Fuelling competition – PSU Oil Cartel

Fuelling competition – PSU Oil Cartel

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Inspired by the recent liberalisation of rules in the airline industry, petroleum minister Dharmendra Pradhan wants to make the oil industry also consumer-centric by promoting competition. Pradhan’s moment of awakening has come not a day too early. The oil industry was one of the first laboratories for experimenting with reform when refining and marketing was de-licensed and products such as naphtha, aviation fuel and lubricants were decontrolled in the early 1990s. Yet, after that, reform has largely bypassed the industry which has grown tremendously in terms of refining capacity largely due to private investment. The marketing side, despite the entry of private players such as Reliance Industries, Essar and Shell, continues to be dominated by the three public sector majors — Indian Oil, Bharat Petroleum and Hindustan Petroleum. And price-based competition is totally absent with the three PSUs coordinating pricing action. The private players are not complaining as the prices set by the PSUs afford them a good margin in the present low oil price regime.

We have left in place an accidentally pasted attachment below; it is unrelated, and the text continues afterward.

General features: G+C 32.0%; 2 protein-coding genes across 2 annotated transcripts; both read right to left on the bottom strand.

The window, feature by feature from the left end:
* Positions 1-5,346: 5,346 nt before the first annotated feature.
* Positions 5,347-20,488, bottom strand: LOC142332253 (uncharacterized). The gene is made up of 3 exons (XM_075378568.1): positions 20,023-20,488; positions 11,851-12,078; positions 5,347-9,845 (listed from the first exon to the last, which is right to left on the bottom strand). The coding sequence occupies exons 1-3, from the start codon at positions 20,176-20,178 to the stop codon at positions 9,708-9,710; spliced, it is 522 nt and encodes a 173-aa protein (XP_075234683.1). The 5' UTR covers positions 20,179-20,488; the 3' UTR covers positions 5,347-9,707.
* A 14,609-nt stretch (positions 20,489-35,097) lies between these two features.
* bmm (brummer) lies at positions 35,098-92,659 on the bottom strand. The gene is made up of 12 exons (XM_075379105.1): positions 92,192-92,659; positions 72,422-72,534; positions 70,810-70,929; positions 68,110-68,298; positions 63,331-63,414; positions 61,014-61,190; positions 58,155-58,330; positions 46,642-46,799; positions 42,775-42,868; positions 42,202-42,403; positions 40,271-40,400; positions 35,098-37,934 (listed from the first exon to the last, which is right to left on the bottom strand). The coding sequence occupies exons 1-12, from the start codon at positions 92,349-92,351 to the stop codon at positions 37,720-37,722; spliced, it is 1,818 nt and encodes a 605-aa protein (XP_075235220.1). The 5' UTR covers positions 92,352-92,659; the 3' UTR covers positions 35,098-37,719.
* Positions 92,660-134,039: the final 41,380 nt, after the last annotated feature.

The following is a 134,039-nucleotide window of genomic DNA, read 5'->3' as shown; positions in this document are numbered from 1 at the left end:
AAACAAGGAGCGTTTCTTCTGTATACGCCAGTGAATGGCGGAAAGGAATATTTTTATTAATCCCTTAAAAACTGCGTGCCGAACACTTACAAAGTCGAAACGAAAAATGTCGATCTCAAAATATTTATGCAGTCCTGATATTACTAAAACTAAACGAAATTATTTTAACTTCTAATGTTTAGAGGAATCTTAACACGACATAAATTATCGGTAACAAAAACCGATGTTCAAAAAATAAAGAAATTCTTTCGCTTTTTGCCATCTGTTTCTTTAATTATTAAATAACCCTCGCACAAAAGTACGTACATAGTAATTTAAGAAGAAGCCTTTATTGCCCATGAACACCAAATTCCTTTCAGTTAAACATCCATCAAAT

This cosy state of affairs in fuel marketing needs to change and the Centre appears to be in the mood for it, going by Pradhan’s remarks. The minister said recently that the conditions governing investment by prospective retailers need to be re-visited to promote competition and ensure that consumers get the best prices. Presently, entry into the fuel retailing business is allowed only to those who invest a minimum of ₹2,000 crore in the hydrocarbons industry, whether in exploration and production, refining, pipelines or in liquefied natural gas (LNG) terminals. The original logic behind this regulation was that only those with skin in the oil game should be allowed to benefit from a presence in the lucrative retailing business. The country was short of refining capacity in the 1990s when this regulation was brought in. The scenario has changed now and it’s time that this rule is thrown out.
That said, it is unlikely that relaxing the rule will open the floodgates to investment or that the big oil companies will make a beeline for India. Setting up retail outlets is not cheap anymore given the soaring land prices. And the multinationals are in subsistence mode now with investments cut back drastically due to soft crude prices. Also, the PSU oil companies will be no mean competitors in the retailing business. Pradhan is right when he says that consumers should benefit from lower prices through competition. A good start will be to encourage competition among the PSU oil companies by allowing them to set their individual prices. It is time for transparency in fuel pricing.
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Source: The Hindu : Business Line

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